Toll lane construction to widen I-95 picks up; expected to add traffic

A summer getaway along Interstate 95 in Virginia could include extra backups the next few years now that construction is ramping up on a 10-mile extension of the HOV or toll 95 Express Lanes.

Virginia and Transurban, the private builder and operator of the toll lanes, held a ceremonial groundbreaking Wednesday at the Stafford Regional Airport for the 95 Express Lanes Fredericksburg extension, a project they believe could significantly alleviate some regular backups from Garrisonville Road to the Rappahannock River.

Until the $565 million project is finished in about three years though, hundreds of workers on the project mean drivers will need to slow down and pay extra attention to the road.

“Travelers need to be aware on I-95, that with the 395 Express Lanes project and the Fredericksburg extension project, they are seeing construction activity all the way from the Potomac River to the Rappahannock River,” said Transurban North America President Jennifer Aument. 

Initial work has already been underway for a few months to lay the groundwork to extend the reversible toll lanes 10 miles south to near Route 17, where they will connect to a new through and local lanes setup under construction over the Rappahannock River to Route 3.

Transurban is also adding Express Lanes access at Russell and Old Courthouse roads, and is widening the 1.5-mile single-lane stretch at the current southern end of the lanes.

The widening work also requires the complete reconstruction of bridges over I-95 at American Legion and Truslow roads.

Construction continues on a series of other projects along I-95, too.

“All of us who travel 95 know that summer means brutal traffic backups on I-95, and, thanks to this project, relief is now on the way,” Aument said.

Drivers who use the lanes are charged a toll that rises and falls based on the amount of traffic and other pieces of a tolling algorithm. Drivers ride free with an E-ZPass Flex switched to HOV mode and at least two other people in the car.

“Commuters will need an E-ZPass or an E-ZPass Flex to be able to access this part of the network, and the toll pricing is very similar to what they experience today on the existing 95 and 495 Express Lanes,” Aument said.

The signage showing the current toll rate for the farthest destination that the toll is locked in for will be similar to what is currently up in and around the Express Lanes.

“Customers can expect to pay rates that are very similar to what they see on a per-mile basis down in the southernmost part of the 95 Express Lanes,” Aument said.

The afternoon toll per mile in Stafford and Prince William counties is frequently around 50 cents.

Transurban said most of its toll payers do not use the lanes frequently.

“Right now, on the 95 Express Lanes, our average toll price is about $8. It ranges — certainly in the summertime on a Thursday night, you’re going to see that toll price higher — but what consumers are getting for the tolls they pay is some serious time savings,” Aument said.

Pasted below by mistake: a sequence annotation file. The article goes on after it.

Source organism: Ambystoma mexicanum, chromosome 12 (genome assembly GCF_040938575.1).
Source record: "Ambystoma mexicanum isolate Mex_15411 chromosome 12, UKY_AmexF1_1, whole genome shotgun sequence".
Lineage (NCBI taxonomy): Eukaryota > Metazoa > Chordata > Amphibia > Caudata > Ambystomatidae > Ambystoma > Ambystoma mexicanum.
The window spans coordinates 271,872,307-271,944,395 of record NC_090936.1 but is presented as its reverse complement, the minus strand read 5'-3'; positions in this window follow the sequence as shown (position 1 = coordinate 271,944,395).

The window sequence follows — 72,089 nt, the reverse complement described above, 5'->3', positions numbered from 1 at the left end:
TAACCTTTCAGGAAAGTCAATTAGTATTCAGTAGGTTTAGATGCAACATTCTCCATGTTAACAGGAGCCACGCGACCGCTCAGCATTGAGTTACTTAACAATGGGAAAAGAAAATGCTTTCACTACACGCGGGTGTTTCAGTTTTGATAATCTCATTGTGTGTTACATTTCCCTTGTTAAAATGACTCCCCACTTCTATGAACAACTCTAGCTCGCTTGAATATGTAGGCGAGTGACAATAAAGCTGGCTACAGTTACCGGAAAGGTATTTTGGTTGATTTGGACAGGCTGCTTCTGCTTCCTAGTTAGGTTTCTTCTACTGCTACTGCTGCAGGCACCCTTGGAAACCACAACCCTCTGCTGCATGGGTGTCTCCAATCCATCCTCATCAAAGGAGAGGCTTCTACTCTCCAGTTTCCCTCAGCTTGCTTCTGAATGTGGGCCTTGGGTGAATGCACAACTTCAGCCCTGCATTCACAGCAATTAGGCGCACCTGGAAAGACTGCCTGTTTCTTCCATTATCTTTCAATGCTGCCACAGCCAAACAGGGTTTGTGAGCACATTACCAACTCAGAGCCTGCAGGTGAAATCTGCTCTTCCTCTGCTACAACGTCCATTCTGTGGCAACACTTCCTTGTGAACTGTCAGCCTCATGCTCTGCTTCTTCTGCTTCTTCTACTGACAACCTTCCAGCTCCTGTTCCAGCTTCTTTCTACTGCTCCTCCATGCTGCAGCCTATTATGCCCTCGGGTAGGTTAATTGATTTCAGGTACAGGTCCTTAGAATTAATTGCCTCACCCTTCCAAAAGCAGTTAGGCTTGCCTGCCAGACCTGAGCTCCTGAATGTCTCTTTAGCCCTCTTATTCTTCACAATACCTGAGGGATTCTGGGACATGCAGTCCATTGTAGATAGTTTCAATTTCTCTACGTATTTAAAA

The Express Lanes will still be pointed northbound weekday mornings and southbound weekday afternoons when the extension opens.

Transurban hopes to have the project finished by the end of 2022, Aument said.

At the northern end, the 395 HOV lanes are due to open as tolled Express Lanes in late October that will follow the same rules and reversal schedule, with carpools allowed to ride free with an E-ZPass Flex in HOV mode.

Virginia leaders hope the extensions do more to encourage carpooling and slugging.

“We know when the 395 Express Lanes open this fall, and then the Fredericksburg Extension opening in 2022, that we will see some changing customer behavior in the 95 corridor,” Aument said.

There could be similar changes in the I-66 corridor at the same time, with two HOV or toll lanes scheduled to open in each direction between the Capital Beltway and Gainesville at the end of 2022. (The I-66 lanes are being built and operated by a different private group than Transurban.)

Maryland is considering adding its own toll lanes on the Beltway and I-270. Maryland Gov. Larry Hogan offered a small concession Wednesday to some of the opponents of those widening plans by shifting plans for privately built and operated toll lanes on I-270 ahead of any toll lanes from a rebuilt Legion Bridge past I-95.

The Virginia Department of Transportation still plans to have Transurban extend the 495 Express Lanes to the American Legion Bridge, VDOT said in a statement to WTOP after the Maryland vote to delay any Legion Bridge improvements.

“Recognizing we could not control decisions made in Maryland, Project NEXT is being developed as an independent project that will improve safety, increase travel reliability and reduce congestion by providing improved connections at the Dulles Toll Road and the Beltway, and increased capacity on the Beltway,” the statement said.

The department promised continued coordination with Maryland, since the toll lanes are still expected to eventually link up.

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